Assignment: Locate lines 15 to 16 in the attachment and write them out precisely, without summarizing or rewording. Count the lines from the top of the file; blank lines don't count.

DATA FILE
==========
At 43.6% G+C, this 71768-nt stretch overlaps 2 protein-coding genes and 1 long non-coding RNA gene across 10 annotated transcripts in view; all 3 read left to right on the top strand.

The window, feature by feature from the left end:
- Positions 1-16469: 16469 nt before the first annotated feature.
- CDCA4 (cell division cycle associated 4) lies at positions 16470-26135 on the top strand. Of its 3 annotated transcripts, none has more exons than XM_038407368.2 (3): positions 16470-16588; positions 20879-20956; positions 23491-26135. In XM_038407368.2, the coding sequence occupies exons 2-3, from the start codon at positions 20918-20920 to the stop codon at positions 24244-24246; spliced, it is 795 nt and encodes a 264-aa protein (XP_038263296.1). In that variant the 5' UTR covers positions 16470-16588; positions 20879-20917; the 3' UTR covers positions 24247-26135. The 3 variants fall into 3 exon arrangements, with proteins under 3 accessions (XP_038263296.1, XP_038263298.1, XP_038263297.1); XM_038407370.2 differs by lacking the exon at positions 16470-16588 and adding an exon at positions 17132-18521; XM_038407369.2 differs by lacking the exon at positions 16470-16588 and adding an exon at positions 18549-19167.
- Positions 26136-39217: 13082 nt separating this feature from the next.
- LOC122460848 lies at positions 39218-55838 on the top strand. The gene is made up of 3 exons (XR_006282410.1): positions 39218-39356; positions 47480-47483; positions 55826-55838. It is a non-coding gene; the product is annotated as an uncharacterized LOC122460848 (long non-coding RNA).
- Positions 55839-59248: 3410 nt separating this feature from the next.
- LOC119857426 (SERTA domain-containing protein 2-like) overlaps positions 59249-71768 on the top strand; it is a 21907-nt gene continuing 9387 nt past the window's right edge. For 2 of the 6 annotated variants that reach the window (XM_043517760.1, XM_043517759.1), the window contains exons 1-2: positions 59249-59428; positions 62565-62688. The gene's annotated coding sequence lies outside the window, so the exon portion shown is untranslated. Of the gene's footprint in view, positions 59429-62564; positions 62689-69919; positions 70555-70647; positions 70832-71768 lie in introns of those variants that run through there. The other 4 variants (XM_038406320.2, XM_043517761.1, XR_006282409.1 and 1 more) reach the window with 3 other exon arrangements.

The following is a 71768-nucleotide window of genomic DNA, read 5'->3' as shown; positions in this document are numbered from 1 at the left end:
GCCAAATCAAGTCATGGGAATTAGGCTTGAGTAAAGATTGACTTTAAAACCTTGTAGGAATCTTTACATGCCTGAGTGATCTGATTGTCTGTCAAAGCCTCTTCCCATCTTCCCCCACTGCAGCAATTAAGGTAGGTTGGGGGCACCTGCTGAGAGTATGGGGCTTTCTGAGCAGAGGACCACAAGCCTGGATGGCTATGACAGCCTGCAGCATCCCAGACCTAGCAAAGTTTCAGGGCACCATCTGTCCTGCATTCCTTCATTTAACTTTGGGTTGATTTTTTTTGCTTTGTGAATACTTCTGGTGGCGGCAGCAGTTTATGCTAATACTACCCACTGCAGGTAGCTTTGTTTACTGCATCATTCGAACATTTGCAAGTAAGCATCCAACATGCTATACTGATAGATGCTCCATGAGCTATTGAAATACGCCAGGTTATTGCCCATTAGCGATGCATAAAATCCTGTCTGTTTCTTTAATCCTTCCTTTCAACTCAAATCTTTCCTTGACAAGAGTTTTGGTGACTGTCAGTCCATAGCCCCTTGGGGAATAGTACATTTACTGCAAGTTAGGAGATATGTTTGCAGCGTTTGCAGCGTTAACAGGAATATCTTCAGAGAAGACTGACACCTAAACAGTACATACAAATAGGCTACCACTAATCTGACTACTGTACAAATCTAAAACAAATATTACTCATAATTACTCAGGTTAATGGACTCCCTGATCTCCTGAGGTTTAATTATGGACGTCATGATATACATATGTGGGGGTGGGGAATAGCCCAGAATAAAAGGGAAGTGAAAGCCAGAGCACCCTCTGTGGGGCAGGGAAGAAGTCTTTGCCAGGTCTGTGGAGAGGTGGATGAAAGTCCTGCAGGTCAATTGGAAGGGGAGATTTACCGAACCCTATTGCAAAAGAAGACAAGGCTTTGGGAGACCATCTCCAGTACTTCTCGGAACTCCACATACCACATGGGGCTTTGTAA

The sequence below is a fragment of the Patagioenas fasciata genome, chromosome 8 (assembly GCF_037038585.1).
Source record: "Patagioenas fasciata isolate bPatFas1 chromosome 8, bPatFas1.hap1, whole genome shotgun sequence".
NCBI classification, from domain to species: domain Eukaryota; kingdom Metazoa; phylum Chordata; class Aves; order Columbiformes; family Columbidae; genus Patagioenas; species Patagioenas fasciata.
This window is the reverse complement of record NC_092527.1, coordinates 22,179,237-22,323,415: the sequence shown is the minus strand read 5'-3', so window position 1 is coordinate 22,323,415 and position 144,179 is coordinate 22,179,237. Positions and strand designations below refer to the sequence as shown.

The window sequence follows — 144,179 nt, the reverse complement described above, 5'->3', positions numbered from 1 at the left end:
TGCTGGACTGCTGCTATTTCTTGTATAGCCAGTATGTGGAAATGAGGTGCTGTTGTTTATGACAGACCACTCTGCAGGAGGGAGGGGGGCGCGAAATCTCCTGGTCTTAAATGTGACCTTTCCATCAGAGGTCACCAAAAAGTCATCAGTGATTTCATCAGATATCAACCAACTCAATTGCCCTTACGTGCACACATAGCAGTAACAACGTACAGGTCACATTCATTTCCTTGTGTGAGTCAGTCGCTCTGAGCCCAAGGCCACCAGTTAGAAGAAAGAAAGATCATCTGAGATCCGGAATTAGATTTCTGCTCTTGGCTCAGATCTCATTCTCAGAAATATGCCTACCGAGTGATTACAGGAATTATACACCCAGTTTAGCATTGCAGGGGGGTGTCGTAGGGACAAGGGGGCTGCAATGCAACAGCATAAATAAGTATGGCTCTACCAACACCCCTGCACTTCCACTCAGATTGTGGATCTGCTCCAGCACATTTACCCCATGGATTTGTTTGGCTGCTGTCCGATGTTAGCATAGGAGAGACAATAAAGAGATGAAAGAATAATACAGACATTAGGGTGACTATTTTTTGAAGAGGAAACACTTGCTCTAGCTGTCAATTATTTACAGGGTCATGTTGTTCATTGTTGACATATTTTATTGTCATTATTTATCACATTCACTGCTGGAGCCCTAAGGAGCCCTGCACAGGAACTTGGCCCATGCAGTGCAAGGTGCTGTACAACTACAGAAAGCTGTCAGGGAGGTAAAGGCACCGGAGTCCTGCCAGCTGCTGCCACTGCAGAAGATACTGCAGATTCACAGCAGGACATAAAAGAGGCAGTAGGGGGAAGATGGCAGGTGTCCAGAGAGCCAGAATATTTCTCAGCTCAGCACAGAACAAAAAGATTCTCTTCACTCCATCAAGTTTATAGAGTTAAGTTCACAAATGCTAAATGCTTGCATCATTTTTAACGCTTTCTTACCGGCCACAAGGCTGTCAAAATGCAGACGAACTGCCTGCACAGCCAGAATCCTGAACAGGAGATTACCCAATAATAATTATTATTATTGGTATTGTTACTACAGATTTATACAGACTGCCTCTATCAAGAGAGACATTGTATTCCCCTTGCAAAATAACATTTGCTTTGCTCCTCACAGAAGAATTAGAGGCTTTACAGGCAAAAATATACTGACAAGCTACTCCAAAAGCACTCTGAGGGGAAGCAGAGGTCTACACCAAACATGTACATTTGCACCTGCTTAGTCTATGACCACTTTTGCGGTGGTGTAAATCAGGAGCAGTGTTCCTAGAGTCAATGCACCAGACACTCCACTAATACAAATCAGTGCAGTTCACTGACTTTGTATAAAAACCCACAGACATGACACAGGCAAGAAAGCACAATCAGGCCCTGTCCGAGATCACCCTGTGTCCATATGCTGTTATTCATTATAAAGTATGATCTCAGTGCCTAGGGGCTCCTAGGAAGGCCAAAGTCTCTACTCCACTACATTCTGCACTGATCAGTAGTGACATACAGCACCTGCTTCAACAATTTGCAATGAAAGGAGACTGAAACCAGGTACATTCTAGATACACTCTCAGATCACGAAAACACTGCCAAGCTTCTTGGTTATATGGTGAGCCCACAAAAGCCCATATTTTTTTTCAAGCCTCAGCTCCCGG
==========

The window sequence follows — 144,179 nt, the reverse complement described above, 5'->3', positions numbered from 1 at the left end:
TGCTGGACTGCTGCTATTTCTTGTATAGCCAGTATGTGGAAATGAGGTGCTGTTGTTTATGACAGACCACTCTGCAGGAGGGAGGGGGGCGCGAAATCTCCTGGTCTTAAATGTGACCTTTCCATCAGAGGTCACCAAAAAGTCATCAGTGATTTCATCAGATATCAACCAACTCAATTGCCCTTACGTGCACACATAGCAGTAACAACGTACAGGTCACATTCATTTCCTTGTGTGAGTCAGTCGCTCTGAGCCCAAGGCCACCAGTTAGAAGAAAGAAAGATCATCTGAGATCCGGAATTAGATTTCTGCTCTTGGCTCAGATCTCATTCTCAGAAATATGCCTACCGAGTGATTACAGGAATTATACACCCAGTTTAGCATTGCAGGGGGGTGTCGTAGGGACAAGGGGGCTGCAATGCAACAGCATAAATAAGTATGGCTCTACCAACACCCCTGCACTTCCACTCAGATTGTGGATCTGCTCCAGCACATTTACCCCATGGATTTGTTTGGCTGCTGTCCGATGTTAGCATAGGAGAGACAATAAAGAGATGAAAGAATAATACAGACATTAGGGTGACTATTTTTTGAAGAGGAAACACTTGCTCTAGCTGTCAATTATTTACAGGGTCATGTTGTTCATTGTTGACATATTTTATTGTCATTATTTATCACATTCACTGCTGGAGCCCTAAGGAGCCCTGCACAGGAACTTGGCCCATGCAGTGCAAGGTGCTGTACAACTACAGAAAGCTGTCAGGGAGGTAAAGGCACCGGAGTCCTGCCAGCTGCTGCCACTGCAGAAGATACTGCAGATTCACAGCAGGACATAAAAGAGGCAGTAGGGGGAAGATGGCAGGTGTCCAGAGAGCCAGAATATTTCTCAGCTCAGCACAGAACAAAAAGATTCTCTTCACTCCATCAAGTTTATAGAGTTAAGTTCACAAATGCTAAATGCTTGCATCATTTTTAACGCTTTCTTACCGGCCACAAGGCTGTCAAAATGCAGACGAACTGCCTGCACAGCCAGAATCCTGAACAGGAGATTACCCAATAATAATTATTATTATTGGTATTGTTACTACAGATTTATACAGACTGCCTCTATCAAGAGAGACATTGTATTCCCCTTGCAAAATAACATTTGCTTTGCTCCTCACAGAAGAATTAGAGGCTTTACAGGCAAAAATATACTGACAAGCTACTCCAAAAGCACTCTGAGGGGAAGCAGAGGTCTACACCAAACATGTACATTTGCACCTGCTTAGTCTATGACCACTTTTGCGGTGGTGTAAATCAGGAGCAGTGTTCCTAGAGTCAATGCACCAGACACTCCACTAATACAAATCAGTGCAGTTCACTGACTTTGTATAAAAACCCACAGACATGACACAGGCAAGAAAGCACAATCAGGCCCTGTCCGAGATCACCCTGTGTCCATATGCTGTTATTCATTATAAAGTATGATCTCAGTGCCTAGGGGCTCCTAGGAAGGCCAAAGTCTCTACTCCACTACATTCTGCACTGATCAGTAGTGACATACAGCACCTGCTTCAACAATTTGCAATGAAAGGAGACTGAAACCAGGTACATTCTAGATACACTCTCAGATCACGAAAACACTGCCAAGCTTCTTGGTTATATGGTGAGCCCACAAAAGCCCATATTTTTTTTCAAGCCTCAGCTCCCGG